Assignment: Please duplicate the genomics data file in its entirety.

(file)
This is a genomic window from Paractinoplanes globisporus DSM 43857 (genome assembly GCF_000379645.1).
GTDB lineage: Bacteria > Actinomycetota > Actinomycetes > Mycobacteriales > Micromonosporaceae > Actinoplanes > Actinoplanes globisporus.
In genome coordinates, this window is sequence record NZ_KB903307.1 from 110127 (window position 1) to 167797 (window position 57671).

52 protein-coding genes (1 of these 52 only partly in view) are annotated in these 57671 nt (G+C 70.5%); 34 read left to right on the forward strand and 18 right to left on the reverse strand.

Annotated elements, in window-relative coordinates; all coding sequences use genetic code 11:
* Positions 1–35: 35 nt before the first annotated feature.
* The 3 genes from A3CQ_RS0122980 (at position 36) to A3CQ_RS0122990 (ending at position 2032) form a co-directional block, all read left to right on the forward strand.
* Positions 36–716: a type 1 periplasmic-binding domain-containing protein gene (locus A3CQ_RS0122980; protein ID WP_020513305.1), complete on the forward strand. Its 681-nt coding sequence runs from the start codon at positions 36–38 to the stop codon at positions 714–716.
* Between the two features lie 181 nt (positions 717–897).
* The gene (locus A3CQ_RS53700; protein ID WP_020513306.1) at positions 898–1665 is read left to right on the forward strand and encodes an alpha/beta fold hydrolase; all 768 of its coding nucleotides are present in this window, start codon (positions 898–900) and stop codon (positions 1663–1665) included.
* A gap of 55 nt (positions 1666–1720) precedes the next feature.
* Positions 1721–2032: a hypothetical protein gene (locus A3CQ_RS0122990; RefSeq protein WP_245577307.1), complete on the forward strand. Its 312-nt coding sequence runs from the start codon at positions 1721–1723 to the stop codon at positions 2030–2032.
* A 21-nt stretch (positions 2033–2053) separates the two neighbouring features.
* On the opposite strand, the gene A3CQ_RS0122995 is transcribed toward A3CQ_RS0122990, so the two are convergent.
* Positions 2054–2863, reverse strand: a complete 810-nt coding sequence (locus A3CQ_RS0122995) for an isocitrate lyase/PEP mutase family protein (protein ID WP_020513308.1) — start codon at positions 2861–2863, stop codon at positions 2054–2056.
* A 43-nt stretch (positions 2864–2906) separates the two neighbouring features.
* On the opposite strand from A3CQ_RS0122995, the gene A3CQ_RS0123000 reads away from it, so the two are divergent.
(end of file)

This is a genomic window from Paractinoplanes globisporus DSM 43857 (genome assembly GCF_000379645.1).
GTDB lineage: Bacteria > Actinomycetota > Actinomycetes > Mycobacteriales > Micromonosporaceae > Actinoplanes > Actinoplanes globisporus.
In genome coordinates, this window is sequence record NZ_KB903307.1 from 110127 (window position 1) to 167797 (window position 57671).

52 protein-coding genes (1 of these 52 only partly in view) are annotated in these 57671 nt (G+C 70.5%); 34 read left to right on the forward strand and 18 right to left on the reverse strand.

Annotated elements, in window-relative coordinates; all coding sequences use genetic code 11:
* Positions 1–35: 35 nt before the first annotated feature.
* The 3 genes from A3CQ_RS0122980 (at position 36) to A3CQ_RS0122990 (ending at position 2032) form a co-directional block, all read left to right on the forward strand.
* Positions 36–716: a type 1 periplasmic-binding domain-containing protein gene (locus A3CQ_RS0122980; protein ID WP_020513305.1), complete on the forward strand. Its 681-nt coding sequence runs from the start codon at positions 36–38 to the stop codon at positions 714–716.
* Between the two features lie 181 nt (positions 717–897).
* The gene (locus A3CQ_RS53700; protein ID WP_020513306.1) at positions 898–1665 is read left to right on the forward strand and encodes an alpha/beta fold hydrolase; all 768 of its coding nucleotides are present in this window, start codon (positions 898–900) and stop codon (positions 1663–1665) included.
* A gap of 55 nt (positions 1666–1720) precedes the next feature.
* Positions 1721–2032: a hypothetical protein gene (locus A3CQ_RS0122990; RefSeq protein WP_245577307.1), complete on the forward strand. Its 312-nt coding sequence runs from the start codon at positions 1721–1723 to the stop codon at positions 2030–2032.
* A 21-nt stretch (positions 2033–2053) separates the two neighbouring features.
* On the opposite strand, the gene A3CQ_RS0122995 is transcribed toward A3CQ_RS0122990, so the two are convergent.
* Positions 2054–2863, reverse strand: a complete 810-nt coding sequence (locus A3CQ_RS0122995) for an isocitrate lyase/PEP mutase family protein (protein ID WP_020513308.1) — start codon at positions 2861–2863, stop codon at positions 2054–2056.
* A 43-nt stretch (positions 2864–2906) separates the two neighbouring features.
* On the opposite strand from A3CQ_RS0122995, the gene A3CQ_RS0123000 reads away from it, so the two are divergent.